Dedicated Flatbeds vs. Combination Printers

Fact 1: Flatbeds Are Not Combination Printers

Combination printers are roll-to-roll printers designed to enable a feed table to be used to handle rigid stocks.The quoted print speed on combination printers typically refers to printing onto roll stock only, since material feed systems on combination printers typically handle roll stock more effectively than rigid material. The speed at which combination printers produce rigid material in register, and at an acceptable quality, is therefore often much lower than their quoted print speeds.

Fact 2: Market Prices Vary Widely

The market price for graphics printed onto banners and other roll stock is typically 50% to 70% less than graphics printed onto rigid materials. This price disparity is due to the numerous methods by which a banner can be produced, and an increased level of competition for this type of work which in turn depresses the market price. Conversely, printing directly onto rigid materials, such as polystyrene and foam core, is limited to either screen printers or owners of digital flatbed equipment. Limited production methods for rigid materials, and less price competition, will result in higher and more sustainable market prices.

Fact 3: Combination Printers Feed Systems Compromise Versatility

Combination printers typically are not capable of printing multiple sheets in one print cycle/run. This is due to the fact that feed systems on combination printers are designed to handle one sheet at a time. Attempts have been made to incorporate templates or “jigs” to allow for multiple sheets to be fed through the printer. This type of system is cumbersome and greatly increases the handling time for loading the material. A dedicated flatbed printer easily enables multiple separate sheets to be printed in register due to the vacuum table. This method keeps loading times at a minimum.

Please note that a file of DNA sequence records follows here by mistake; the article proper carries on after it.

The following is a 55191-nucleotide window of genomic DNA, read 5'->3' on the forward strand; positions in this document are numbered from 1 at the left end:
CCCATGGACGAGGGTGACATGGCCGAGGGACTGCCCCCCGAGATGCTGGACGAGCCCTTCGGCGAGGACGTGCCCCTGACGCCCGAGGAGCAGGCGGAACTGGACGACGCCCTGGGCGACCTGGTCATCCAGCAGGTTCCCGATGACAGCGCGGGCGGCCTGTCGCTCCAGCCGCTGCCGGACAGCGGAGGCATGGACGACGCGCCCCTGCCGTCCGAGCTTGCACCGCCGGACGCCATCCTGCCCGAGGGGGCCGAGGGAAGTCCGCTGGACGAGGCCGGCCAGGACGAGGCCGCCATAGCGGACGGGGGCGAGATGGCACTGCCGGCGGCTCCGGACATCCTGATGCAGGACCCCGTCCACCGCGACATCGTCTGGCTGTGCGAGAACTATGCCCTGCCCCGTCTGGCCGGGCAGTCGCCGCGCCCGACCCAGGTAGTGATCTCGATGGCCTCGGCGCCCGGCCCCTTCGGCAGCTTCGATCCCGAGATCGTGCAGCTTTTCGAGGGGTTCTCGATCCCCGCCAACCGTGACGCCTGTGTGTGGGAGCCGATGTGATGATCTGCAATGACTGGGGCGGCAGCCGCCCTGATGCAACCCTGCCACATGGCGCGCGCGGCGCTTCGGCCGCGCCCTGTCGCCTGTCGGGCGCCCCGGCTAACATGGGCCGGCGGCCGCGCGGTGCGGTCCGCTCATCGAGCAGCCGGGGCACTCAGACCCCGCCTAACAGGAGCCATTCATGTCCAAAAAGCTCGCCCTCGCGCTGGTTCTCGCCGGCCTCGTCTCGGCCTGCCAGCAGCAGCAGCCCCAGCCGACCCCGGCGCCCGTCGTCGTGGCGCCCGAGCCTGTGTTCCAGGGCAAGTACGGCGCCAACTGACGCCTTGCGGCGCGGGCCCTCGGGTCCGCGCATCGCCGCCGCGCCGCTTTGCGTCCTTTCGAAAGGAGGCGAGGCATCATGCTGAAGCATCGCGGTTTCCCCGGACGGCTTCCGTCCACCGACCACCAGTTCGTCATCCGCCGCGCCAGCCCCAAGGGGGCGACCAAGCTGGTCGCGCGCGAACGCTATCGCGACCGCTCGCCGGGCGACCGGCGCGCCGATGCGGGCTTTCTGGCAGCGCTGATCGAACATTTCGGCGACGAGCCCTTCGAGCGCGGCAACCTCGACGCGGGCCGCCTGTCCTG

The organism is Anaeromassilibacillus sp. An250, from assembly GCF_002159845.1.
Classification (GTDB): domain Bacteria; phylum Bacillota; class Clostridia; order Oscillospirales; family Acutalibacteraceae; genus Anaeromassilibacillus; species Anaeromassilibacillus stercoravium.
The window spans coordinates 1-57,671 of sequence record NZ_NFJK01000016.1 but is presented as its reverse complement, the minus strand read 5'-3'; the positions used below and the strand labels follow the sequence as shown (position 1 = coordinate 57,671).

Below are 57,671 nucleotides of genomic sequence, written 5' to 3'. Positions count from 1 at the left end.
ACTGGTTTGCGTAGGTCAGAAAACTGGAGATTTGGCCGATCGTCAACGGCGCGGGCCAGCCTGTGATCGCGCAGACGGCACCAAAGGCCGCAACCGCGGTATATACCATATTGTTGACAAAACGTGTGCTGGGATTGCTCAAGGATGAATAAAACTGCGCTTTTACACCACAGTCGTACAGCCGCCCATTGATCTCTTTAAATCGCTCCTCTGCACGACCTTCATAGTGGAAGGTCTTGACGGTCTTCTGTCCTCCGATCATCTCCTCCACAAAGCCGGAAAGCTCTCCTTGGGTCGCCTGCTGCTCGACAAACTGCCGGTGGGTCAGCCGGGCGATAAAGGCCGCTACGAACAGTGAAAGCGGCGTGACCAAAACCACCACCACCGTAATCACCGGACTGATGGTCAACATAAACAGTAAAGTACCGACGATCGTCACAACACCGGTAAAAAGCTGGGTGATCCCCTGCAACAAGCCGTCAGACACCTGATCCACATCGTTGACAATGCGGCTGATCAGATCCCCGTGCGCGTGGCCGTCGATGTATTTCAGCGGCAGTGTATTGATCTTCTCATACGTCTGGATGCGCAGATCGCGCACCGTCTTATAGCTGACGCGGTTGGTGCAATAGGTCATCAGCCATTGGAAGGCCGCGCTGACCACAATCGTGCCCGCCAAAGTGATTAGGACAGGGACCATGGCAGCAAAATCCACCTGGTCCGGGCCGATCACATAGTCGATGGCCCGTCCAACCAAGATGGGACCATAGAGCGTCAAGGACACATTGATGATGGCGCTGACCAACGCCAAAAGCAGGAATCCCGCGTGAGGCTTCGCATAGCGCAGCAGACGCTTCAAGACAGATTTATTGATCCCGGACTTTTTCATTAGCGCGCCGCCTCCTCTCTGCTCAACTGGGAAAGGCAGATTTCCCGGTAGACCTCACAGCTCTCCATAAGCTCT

Fact 4: Flexibility vs. Cost of Output

The main selling point for combination printers is their flexibility in handling rigid and roll materials. The reality is that the cost of output on combination printers is significantly higher than a solvent roll printer due to the capital investment required, the higher effective printer print speed of dedicated roll printers, and the increased operating costs for combination printers. Higher cost of production and competitive selling prices results in a very low net margin for roll materials produced on combination printers. This is especially true when run lengths increase.

Fact 5: Challenges Due to Combination Printer Design

Combination printers, due to the nature of their design and feed systems, have difficulty handling thin gauge materials as they tend to buckle or slide when feeding through the printer. This results in loss of print quality due to banding and registration. These printers struggle to be used in combination with conventional print equipment such as screen or offset presses. Challenges also exist for combination printers in holding print registration. This is especially true on double-sided prints, or prints that require production in both reflective and back-lit mode.

Demonstration Proof Point: Flatbed vs. Combination Printers
Before you make an investment in a dedicated flatbed press or combination printer, compare and evaluate the following during an actual print demonstration:

  • Print rigid materials of varying thicknesses
  • Time the loading and unloading of rigid materials
  • Observe how well they print in register
  • Count the steps necessary to acheive register
  • Quantify the change-over procedure between rigid stock of varying dimensions
  • Print multiple images and observe how well the printer maintains register over a long print run


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